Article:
From a traditional business perspective, emotions and other "soft" qualities have been considered inappropriate. However, research in the area of Emotional Intelligence (EI) has broken this paradigm showing that Emotional Intelligence may well be more important than technical skill or cognitive ability. When it comes to leaders, EI has been shown to be the critical difference between average and star performers. Leadership abilities such as inspiring, influencing, persuading, building trust and motivating all fall into the realm of emotional competence.
Successful leaders value their employees. They create a culture where employees feel acknowledged, valued and honored for their contributions. Charan and Colvin ("Why CEO's Fail, Fortune, 6/21/99) demonstrated that successful leaders put people before strategy. They integrate the knowledge gained from their emotions and the emotions of others to make optimal decisions (the very definition of Emotional Intelligence). They build trust, demonstrate integrity, and communicate effectively. Kouzes and Posner, authors of The Leadership Challenge state in their article "The Best Learning Practices of the Best Leaders" that the first two tips for success are to be self-aware and to manage your emotions.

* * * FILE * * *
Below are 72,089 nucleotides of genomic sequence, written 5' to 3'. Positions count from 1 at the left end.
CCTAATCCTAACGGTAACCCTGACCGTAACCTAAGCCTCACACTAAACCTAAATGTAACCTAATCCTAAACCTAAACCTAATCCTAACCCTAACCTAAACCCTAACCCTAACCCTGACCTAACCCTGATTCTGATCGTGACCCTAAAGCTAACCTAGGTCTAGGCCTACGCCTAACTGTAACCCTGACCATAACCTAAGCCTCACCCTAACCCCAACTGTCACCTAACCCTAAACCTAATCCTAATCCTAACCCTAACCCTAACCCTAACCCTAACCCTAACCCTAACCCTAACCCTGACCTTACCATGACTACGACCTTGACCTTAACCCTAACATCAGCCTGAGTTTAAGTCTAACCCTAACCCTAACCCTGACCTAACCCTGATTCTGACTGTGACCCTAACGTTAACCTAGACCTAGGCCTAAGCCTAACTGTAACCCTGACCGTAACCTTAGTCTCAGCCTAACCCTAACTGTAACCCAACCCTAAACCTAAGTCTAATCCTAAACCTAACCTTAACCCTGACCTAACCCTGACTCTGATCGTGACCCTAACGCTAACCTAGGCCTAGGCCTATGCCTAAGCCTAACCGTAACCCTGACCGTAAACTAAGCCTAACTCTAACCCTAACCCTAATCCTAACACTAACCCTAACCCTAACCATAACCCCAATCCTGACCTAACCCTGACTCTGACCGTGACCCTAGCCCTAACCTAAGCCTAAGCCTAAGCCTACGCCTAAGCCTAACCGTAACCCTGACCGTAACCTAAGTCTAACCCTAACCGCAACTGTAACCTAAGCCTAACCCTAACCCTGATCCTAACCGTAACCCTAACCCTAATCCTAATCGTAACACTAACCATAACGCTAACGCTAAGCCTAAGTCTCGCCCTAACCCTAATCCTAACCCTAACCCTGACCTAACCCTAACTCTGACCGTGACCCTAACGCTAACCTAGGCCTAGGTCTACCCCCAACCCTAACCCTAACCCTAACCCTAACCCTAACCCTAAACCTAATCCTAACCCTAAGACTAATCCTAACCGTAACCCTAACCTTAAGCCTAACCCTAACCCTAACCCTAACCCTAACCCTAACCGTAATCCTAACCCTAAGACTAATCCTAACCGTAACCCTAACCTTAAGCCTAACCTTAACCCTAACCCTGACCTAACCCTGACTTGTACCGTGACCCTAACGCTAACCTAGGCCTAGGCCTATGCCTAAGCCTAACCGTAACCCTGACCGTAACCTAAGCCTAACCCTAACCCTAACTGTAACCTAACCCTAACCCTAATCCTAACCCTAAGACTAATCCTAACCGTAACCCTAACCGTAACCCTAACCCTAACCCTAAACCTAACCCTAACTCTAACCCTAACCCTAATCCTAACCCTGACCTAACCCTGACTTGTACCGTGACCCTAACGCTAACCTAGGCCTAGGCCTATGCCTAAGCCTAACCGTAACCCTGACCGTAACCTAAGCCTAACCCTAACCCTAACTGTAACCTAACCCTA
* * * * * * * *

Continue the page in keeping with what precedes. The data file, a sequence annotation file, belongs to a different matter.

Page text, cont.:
Fortunately Emotional Intelligence skills for leadership success can be developed, and significant, measured results can be achieved. Learn more about Emotional Intelligence and leadership by visiting these blog sites: EI Leadership, Leadership Development Philosophy and Leadership Challenge.